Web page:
In vertebrates the skeleton forms a framework of the body to which muscles are found attached. The skeleton is made of cartilage or bone or of both cartilage and bone. The presence of an endoskeleton is a characteristic of vertebrates, though many vertebrates also have a dermal exoskeleton.

Dermal Bony Skeleton:

The dermal exoskeleton consists of dermal scales and fin rays in fishes. The dermis forms bony dermal plates of fossil ostracoderms, placoderms and amphibians. It also forms the bony armour (plates and scutes) of sturgeons, turtles, crocodilians, and some mammals (armadillos). Thus, it is somewhat artificial to make a distinction between dermal exoskeleton and endoskeleton because dermal bones contribute to the formation of some parts of the endoskeleton.


It lies deep in the body and develops from mesenchyme. In embryonic stage it is formed of cartilage but in adults it is replaced by bones, i.e., bones developed in place of existing cartilages are called cartilage or replacing bones. If the bones develop in the dermis then these are called dermal or membrane bones.

But both the above formed bones are similar in structure. The notochord forms the endoskeleton in Amphioxus, but in a majority of living vertebrates the notochord is only embryonic and in the adult it is replaced largely by a vertebral column.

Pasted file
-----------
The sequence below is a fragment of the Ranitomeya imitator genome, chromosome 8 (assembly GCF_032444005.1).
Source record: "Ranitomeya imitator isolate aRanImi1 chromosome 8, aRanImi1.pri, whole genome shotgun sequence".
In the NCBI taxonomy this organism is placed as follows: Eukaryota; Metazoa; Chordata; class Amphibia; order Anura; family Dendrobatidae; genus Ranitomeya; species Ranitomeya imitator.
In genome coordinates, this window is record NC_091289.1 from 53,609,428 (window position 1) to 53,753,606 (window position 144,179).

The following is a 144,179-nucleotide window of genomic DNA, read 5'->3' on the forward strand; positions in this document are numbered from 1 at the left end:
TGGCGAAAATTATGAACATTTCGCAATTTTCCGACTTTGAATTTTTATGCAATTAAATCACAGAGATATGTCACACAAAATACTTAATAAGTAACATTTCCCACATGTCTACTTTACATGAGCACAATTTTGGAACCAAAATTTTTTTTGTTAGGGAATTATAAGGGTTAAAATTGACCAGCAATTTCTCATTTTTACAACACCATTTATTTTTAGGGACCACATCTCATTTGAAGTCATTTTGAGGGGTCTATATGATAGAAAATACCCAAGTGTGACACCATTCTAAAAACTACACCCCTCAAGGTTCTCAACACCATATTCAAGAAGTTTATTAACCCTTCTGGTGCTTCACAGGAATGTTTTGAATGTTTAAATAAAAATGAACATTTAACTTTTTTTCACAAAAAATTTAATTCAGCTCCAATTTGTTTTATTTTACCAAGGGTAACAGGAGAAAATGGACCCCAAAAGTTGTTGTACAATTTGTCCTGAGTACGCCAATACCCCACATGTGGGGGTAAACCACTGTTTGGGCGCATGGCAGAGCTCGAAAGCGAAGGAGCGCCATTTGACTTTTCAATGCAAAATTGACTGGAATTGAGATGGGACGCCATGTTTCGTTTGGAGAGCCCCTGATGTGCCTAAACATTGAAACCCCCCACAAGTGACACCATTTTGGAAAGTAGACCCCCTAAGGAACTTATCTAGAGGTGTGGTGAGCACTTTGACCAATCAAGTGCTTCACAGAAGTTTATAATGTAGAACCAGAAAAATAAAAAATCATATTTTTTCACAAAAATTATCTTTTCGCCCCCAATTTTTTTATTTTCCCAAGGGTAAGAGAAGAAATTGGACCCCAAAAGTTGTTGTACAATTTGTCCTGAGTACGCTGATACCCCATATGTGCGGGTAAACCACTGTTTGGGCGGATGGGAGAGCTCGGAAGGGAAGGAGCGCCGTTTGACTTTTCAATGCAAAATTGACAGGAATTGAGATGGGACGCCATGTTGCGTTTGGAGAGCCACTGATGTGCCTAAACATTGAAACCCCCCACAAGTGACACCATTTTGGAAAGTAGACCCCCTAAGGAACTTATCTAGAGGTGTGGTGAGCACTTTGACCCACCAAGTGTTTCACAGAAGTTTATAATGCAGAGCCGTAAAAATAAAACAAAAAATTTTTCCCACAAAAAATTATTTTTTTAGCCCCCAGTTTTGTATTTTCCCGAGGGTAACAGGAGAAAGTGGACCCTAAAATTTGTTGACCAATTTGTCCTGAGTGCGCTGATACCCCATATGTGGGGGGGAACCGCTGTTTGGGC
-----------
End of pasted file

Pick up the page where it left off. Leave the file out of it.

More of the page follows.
Subdivisions of Endoskeleton:


The endoskeleton of vertebrates has an axial skeleton made of skull, vertebral column, ribs, and sternum, and an appendicular skeleton consisting of pectoral and pelvic girdles and the skeleton of paired limbs and unpaired appendages.

These two types are included in somatic skeleton. A visceral skeleton forms the support of jaws and gills in fishes, but in higher forms it contributes to the skull and hyoid and is included in the axial skeleton.

Functions of Endoskeleton:

1. The endoskeleton forms a framework for the support of the body.

2. It permits growth because it is living and grows in size with the rest of the body.


3. It maintains a definite shape and form of an animal.

4. It provides protection for delicate vital organs of the body.

5. It furnishes a firm and adequate surface for attachment of muscles by means of tendons.

6. In bone marrow blood corpuscles are manufactured.


7. Ear ossicles aid in hearing.

8. Tracheal rings and ribs help in breathing.

There are joints in the endoskeleton so that movement of parts is possible. In transition from water to land levers in the form of limbs were provided which not only bring about locomotion, but also lift the body above the ground. The vertebral column became a rigid axis to support the heavy head and to resist the thrust exercised by the limbs.

The long bones of vertebrates contain yellow marrow which stores fats, but in mammals the long bones and skull bones also have red marrow or myeloid tissue besides yellow marrow.

In amphibians, reptiles, and birds the bone marrow forms all kinds of corpuscles, while in mammals the red marrow forms erythrocytes, blood platelets, and granular leucocytes only, the other white corpuscles are formed in the lymphatic tissues. Embryos of mammals have only red marrow, later some of this is replaced by yellow marrow.